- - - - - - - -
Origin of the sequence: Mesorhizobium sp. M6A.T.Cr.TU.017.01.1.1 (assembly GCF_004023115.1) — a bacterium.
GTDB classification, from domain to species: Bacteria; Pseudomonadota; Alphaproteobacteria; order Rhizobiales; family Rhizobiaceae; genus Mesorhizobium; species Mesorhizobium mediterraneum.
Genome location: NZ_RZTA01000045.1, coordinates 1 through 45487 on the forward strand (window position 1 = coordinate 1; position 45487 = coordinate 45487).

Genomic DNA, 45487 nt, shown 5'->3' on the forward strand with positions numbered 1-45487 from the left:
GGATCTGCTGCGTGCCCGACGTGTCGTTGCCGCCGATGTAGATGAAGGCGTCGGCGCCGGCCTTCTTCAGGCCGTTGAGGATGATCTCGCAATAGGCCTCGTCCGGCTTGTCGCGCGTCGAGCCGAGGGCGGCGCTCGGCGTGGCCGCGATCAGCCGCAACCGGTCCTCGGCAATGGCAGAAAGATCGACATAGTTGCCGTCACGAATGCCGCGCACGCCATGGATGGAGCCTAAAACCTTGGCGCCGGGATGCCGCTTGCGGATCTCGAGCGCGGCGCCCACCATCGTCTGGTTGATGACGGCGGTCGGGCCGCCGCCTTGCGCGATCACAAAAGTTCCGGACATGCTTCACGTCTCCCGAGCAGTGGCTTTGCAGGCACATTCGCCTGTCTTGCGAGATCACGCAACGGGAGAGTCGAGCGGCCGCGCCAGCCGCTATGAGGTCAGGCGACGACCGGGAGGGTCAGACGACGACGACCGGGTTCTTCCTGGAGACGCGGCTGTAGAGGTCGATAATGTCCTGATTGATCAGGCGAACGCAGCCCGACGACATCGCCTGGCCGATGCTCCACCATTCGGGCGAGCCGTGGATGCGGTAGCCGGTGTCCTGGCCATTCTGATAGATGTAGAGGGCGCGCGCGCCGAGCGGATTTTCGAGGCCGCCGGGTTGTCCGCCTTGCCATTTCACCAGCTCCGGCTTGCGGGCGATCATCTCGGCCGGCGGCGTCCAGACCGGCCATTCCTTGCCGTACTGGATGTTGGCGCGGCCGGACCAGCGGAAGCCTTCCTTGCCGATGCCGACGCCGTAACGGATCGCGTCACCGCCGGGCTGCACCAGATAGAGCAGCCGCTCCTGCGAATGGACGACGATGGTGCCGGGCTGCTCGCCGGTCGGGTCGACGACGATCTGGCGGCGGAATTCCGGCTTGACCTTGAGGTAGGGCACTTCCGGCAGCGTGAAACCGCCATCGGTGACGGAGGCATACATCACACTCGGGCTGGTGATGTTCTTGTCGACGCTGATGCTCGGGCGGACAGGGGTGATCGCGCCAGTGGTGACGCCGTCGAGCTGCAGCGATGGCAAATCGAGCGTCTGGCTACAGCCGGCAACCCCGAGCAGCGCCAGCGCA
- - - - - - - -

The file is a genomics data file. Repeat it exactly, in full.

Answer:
Origin of the sequence: Mesorhizobium sp. M6A.T.Cr.TU.017.01.1.1 (assembly GCF_004023115.1) — a bacterium.
GTDB classification, from domain to species: Bacteria; Pseudomonadota; Alphaproteobacteria; order Rhizobiales; family Rhizobiaceae; genus Mesorhizobium; species Mesorhizobium mediterraneum.
Genome location: NZ_RZTA01000045.1, coordinates 1 through 45487 on the forward strand (window position 1 = coordinate 1; position 45487 = coordinate 45487).

Genomic DNA, 45487 nt, shown 5'->3' on the forward strand with positions numbered 1-45487 from the left:
GGATCTGCTGCGTGCCCGACGTGTCGTTGCCGCCGATGTAGATGAAGGCGTCGGCGCCGGCCTTCTTCAGGCCGTTGAGGATGATCTCGCAATAGGCCTCGTCCGGCTTGTCGCGCGTCGAGCCGAGGGCGGCGCTCGGCGTGGCCGCGATCAGCCGCAACCGGTCCTCGGCAATGGCAGAAAGATCGACATAGTTGCCGTCACGAATGCCGCGCACGCCATGGATGGAGCCTAAAACCTTGGCGCCGGGATGCCGCTTGCGGATCTCGAGCGCGGCGCCCACCATCGTCTGGTTGATGACGGCGGTCGGGCCGCCGCCTTGCGCGATCACAAAAGTTCCGGACATGCTTCACGTCTCCCGAGCAGTGGCTTTGCAGGCACATTCGCCTGTCTTGCGAGATCACGCAACGGGAGAGTCGAGCGGCCGCGCCAGCCGCTATGAGGTCAGGCGACGACCGGGAGGGTCAGACGACGACGACCGGGTTCTTCCTGGAGACGCGGCTGTAGAGGTCGATAATGTCCTGATTGATCAGGCGAACGCAGCCCGACGACATCGCCTGGCCGATGCTCCACCATTCGGGCGAGCCGTGGATGCGGTAGCCGGTGTCCTGGCCATTCTGATAGATGTAGAGGGCGCGCGCGCCGAGCGGATTTTCGAGGCCGCCGGGTTGTCCGCCTTGCCATTTCACCAGCTCCGGCTTGCGGGCGATCATCTCGGCCGGCGGCGTCCAGACCGGCCATTCCTTGCCGTACTGGATGTTGGCGCGGCCGGACCAGCGGAAGCCTTCCTTGCCGATGCCGACGCCGTAACGGATCGCGTCACCGCCGGGCTGCACCAGATAGAGCAGCCGCTCCTGCGAATGGACGACGATGGTGCCGGGCTGCTCGCCGGTCGGGTCGACGACGATCTGGCGGCGGAATTCCGGCTTGACCTTGAGGTAGGGCACTTCCGGCAGCGTGAAACCGCCATCGGTGACGGAGGCATACATCACACTCGGGCTGGTGATGTTCTTGTCGACGCTGATGCTCGGGCGGACAGGGGTGATCGCGCCAGTGGTGACGCCGTCGAGCTGCAGCGATGGCAAATCGAGCGTCTGGCTACAGCCGGCAACCCCGAGCAGCGCCAGCGCA